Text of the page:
Every time I arrive in Juba, there is visible change. The city sprawls further and further; from the air, a patchwork of metal roof-tops in primary colours, where once stood straw-roofed tukuls. Since my last visit, in January, the land around Juba has transformed into a thick, lush green, nurtured by the rains from the harsh, orange, dust over which I last flew out.
When I first came, in January 2011, hoping to make my "break" as a journalist, I was greeted by aggressive soldiers (perhaps not everything changes in Juba) after a long, sweaty bus ride from Kampala. Back then, the town was full of energy and excitement; at the cusp of independence, the city was prime for development. Foreigners—Eritreans, Somalis, Ugandans, Kenyans—were all in business. Construction sites dotted the town, but the roads were still mostly dirt; hot, dry, dusty dirt.
Six months later, back for independence. This time flying in, and from the air you could see the city had grown. Flags were flying everywhere, excitement was in the air. After decades of war with The North, South Sudan would achieve its independence. Tarmac had spread across the major boulevards; litter pickers were sprawling across the city, tidying the routes that the presidents and envoys from across the world would take, on their way to the independence ceremony. Even when long-time enemy Omar al-Bashir arrived, he was greeted with cheers.
Three years later, January 2014, the county is in turmoil. The political fall-out of a power struggle between President Salva Kiir and his vice-president, Riek Machar, has divided the country, and violence is playing out along ethnic lines. Tens of thousands have fled to the protection offered by United Nations bases—although that protection is, at times, scant. Hundreds of thousands have fled their homes, either as a direct result of the conflict that is now raging in Bor, Bentiu and Malakal, or for fear of retribution. Some argued that this was not "an ethnic conflict", but it is difficult to deny that the killings have not taken on that dimension.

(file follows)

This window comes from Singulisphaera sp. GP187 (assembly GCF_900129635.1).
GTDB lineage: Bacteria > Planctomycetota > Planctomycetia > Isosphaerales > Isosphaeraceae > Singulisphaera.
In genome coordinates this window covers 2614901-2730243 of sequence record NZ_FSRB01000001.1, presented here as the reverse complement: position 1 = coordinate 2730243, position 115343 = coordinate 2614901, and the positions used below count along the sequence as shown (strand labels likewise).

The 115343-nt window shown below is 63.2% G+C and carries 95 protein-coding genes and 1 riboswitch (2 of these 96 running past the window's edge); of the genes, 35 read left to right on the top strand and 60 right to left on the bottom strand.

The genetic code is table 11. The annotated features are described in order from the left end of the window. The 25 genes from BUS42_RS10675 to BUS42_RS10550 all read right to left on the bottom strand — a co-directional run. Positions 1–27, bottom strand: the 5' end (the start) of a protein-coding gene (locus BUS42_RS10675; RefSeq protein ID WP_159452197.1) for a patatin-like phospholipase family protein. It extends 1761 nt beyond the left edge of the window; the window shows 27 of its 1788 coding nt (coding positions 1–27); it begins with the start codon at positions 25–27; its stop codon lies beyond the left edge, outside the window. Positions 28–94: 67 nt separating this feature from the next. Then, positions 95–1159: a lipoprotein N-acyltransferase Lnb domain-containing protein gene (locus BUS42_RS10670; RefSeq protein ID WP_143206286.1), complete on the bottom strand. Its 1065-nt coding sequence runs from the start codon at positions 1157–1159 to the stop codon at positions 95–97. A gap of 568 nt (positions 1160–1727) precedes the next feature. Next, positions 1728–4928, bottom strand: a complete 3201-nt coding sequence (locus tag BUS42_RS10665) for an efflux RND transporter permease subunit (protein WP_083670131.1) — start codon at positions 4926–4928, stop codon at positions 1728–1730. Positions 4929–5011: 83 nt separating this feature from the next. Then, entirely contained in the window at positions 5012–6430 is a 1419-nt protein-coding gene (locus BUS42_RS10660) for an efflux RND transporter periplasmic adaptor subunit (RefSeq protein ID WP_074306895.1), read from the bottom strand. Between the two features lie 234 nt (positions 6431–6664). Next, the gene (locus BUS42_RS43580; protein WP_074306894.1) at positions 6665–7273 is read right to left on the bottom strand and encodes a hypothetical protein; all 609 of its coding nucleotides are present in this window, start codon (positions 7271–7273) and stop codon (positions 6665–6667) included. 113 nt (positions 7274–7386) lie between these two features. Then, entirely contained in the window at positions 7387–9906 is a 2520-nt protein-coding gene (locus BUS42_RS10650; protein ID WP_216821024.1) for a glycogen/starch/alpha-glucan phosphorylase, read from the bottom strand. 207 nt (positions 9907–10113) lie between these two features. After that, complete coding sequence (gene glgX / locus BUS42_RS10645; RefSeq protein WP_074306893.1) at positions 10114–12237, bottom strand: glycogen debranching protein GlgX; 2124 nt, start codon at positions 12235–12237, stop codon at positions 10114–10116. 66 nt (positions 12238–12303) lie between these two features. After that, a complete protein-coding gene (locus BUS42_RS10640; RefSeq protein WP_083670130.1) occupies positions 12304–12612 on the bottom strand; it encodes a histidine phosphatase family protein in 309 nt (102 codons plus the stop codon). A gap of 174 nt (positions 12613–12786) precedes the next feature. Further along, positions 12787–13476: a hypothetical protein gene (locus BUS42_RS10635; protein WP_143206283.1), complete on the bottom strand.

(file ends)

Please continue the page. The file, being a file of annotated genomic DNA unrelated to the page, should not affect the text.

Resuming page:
Inside the Tong Ping camp in Juba, people told me that they could not leave until the President steps down.
The camp has changed in the six months since. The tents and makeshift shelters seem somewhat more organised; the main thoroughfares are lined with more kiosks, selling basic staples and dotted with charging points for mobile phones. But those same rains that transformed the dry, arid earth into lush, green grasslands, have created a swamp amongst the tents. On leaving the camp—for those privileged to be able to do so—your feet are sprayed with a disinfecting water, for cholera has taken hold. Over a thousand cases of it have hit Juba. The charity MSF—Doctors Without Borders—has hurriedly established cholera treatment centres. One, on the outskirts of Juba at Gudele, the same place where the soldiers stopped my bus in 2011, is built on a football pitch. At the intersection of the two main axes running through the centre, a man sits with a pump-action pressure washer. Every time you cross, your boots are sprayed.
At the Juba Teaching Hospital, the "isolation ward" sees people milling in and out. The ubiquitous boot spray is there, and behind it over a hundred people lay sprawled on beds, some with drips feeding rehydration solution into a cannula in their hands, others slowly supping on plastic cups of the stuff. One man is hooked up to two drips, he is so severely dehydrated from the constant vomiting and diarrhoea that the cholera induces.
Banners denote the involvement of international organisations: the World Health Organisation, UNICEF, and various NGOs. Looking at the dilapidated state of the hospital, the rubbish lying around the grounds, the smell of ordure in the reception area, I can't help but wonder what the government has achieved; where it has spent its revenues. The numerous Toyota Landcruisers racing across the city, their license-plates denoting "GoSS"—Government of South Sudan—are perhaps a clue.
In the Ministry of Health, torpor fills the air. Bureaucrats languish in their offices, occasionally shuffling a pile of papers. Throughout the country, the threat of widespread food shortages looms down, and on their doorstep, hundreds are laid-out by cholera.
When I landed in Juba in June 2011, the airport was filled with commercial airlines, ferrying in business people, returning refugees, scores of NGO workers and all those preparing to build the nascent state. After landing on this trip, our plane was flanked by two large Ilyushin aircraft, their fuselage open at the rear as tonnes of humanitarian supplies were loaded on-board.
During the Sudanese civil war, the humanitarian operations flew out of Lokichogio in Kenya, airlifting supplies into remote areas. The roads now come to Juba, and trucks can bring these goods. But further up-country, bundles of aid are once-again dropped from the sky to relieve the shortages that this new war has brought upon the South Sudanese. And this time, there is no spectre of The Evil In The North to unify a discordant population.